Michael A. Helfand, associate professor of law and associate director of Pepperdine’s Glazer Institute for Jewish Studies, published an op-ed in the Los Angeles Times on Nov. 10. Titled “A Law We Don't Need,” the piece calls Oklahoma's amendment prohibiting courts from considering Islam's Sharia law in decisions "dangerous and unnecessary."
In early November, 70 percent of Oklahoma's electorate approved this amendment to the state's Constitution: "The [Oklahoma] Courts … when exercising their judicial authority … shall not consider international law or Sharia Law."
“Legislation banning religious arbitration is deeply misguided,” writes Helfand. “The decisions of religious tribunals are unenforceable unless they comply with public policy. And we need them to address cases that constitutional doctrine prohibits from being litigated in government courts. In the end, allowing state and federal courts to ‘consider’ the findings of religious tribunals for the purposes of ‘confirmation’ doesn't violate cherished religious freedoms, it enhances them.”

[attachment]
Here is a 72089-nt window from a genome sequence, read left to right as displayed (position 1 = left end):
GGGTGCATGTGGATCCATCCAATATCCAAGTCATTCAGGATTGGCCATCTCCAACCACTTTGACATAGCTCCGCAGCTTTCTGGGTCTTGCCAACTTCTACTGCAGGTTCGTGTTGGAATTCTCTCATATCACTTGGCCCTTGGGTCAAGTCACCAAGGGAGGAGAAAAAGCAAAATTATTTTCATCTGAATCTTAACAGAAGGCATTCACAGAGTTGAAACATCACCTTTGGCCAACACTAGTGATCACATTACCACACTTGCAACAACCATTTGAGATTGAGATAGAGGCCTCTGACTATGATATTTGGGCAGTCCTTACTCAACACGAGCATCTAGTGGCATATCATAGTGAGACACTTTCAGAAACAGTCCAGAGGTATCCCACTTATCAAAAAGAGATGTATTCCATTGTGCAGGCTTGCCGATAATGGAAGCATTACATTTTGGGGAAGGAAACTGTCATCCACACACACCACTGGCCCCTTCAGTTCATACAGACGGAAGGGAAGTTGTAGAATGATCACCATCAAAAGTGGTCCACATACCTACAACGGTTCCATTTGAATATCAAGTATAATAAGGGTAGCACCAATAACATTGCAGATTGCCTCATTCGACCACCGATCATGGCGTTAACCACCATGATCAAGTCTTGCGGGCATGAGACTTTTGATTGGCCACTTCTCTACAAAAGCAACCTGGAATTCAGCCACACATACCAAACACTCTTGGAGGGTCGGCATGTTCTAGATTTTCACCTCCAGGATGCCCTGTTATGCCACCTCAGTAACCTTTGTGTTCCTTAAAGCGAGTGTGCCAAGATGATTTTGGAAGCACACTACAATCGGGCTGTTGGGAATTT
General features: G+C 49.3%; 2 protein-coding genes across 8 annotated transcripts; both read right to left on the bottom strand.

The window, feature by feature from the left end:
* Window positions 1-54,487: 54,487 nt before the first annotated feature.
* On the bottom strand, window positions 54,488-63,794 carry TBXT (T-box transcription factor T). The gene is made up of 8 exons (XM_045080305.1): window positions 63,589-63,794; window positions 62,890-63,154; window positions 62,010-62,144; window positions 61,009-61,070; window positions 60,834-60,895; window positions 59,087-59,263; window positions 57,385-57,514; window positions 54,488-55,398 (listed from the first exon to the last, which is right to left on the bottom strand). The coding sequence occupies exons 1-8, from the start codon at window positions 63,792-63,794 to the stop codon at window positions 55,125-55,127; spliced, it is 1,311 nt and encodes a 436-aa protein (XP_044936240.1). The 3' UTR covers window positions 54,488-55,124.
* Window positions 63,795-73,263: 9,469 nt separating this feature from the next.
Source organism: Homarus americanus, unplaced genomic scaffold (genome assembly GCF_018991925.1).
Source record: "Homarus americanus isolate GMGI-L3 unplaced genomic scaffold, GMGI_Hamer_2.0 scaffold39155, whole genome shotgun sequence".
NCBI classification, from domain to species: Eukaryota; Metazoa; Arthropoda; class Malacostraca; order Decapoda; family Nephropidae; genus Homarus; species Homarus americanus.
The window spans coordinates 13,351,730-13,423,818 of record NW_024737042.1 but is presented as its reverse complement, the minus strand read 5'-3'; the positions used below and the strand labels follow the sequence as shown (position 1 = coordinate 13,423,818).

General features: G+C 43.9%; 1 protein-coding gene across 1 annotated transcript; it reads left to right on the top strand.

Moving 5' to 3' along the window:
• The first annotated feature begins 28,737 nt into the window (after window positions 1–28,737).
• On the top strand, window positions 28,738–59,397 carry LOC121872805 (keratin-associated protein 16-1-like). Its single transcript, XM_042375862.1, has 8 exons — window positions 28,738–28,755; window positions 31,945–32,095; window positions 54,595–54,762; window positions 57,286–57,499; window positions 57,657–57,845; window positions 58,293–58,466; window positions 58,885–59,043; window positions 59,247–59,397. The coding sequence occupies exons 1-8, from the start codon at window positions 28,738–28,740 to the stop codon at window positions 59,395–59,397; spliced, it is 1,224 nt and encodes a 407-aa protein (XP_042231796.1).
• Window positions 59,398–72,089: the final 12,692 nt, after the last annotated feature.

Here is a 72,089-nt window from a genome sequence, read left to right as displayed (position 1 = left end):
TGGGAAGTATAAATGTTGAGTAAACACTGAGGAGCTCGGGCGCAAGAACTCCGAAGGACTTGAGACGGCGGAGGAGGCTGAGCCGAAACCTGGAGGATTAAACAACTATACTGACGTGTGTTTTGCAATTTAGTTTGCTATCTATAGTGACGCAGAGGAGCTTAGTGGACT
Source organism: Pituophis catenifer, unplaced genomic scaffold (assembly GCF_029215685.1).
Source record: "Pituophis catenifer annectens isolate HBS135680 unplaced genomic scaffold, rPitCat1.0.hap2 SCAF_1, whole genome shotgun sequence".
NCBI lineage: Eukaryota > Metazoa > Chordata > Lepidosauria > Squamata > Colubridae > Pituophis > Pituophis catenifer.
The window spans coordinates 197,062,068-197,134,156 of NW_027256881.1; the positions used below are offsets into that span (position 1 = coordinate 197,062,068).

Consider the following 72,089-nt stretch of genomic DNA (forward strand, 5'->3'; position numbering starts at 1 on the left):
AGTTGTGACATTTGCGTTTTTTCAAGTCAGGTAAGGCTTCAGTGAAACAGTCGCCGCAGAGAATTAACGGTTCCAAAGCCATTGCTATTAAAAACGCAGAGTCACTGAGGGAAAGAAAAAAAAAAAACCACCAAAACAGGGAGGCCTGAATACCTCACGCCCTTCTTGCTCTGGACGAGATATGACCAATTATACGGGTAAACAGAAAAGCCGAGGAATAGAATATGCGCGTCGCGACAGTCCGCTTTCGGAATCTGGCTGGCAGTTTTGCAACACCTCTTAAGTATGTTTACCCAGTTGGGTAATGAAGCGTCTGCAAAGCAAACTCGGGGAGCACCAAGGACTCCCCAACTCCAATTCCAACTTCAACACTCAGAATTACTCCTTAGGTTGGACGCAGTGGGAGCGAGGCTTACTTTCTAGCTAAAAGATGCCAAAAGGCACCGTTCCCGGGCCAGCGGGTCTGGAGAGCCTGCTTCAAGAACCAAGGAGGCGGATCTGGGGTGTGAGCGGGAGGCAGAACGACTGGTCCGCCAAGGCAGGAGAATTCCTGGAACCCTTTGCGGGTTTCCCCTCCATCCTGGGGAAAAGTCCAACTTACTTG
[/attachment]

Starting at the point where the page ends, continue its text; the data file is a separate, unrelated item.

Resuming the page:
Helfand's primary research interests are law and religion, arbitration, constitutional law, and contracts. In particular, he has worked extensively on the intersection of group rights and the law, including religious arbitration, Equal Protection Clause jurisprudence, and political theories of toleration. He has published in the University of Pennsylvania Journal of Constitutional Law, the William & Mary Bill of Rights Journal, and the Journal of Law & Religion.
He received his JD from Yale Law School and his PhD in political science from Yale University, where his fields included contemporary theory, political philosophy, and American politics. Prior to joining the Pepperdine Law faculty this fall, Helfand was an associate at Davis Polk & Wardwell LLP, where his practice focused on complex commercial litigation. Before entering private practice, he clerked for the Honorable Julia Smith Gibbons of the U.S. Court of Appeals for the Sixth Circuit.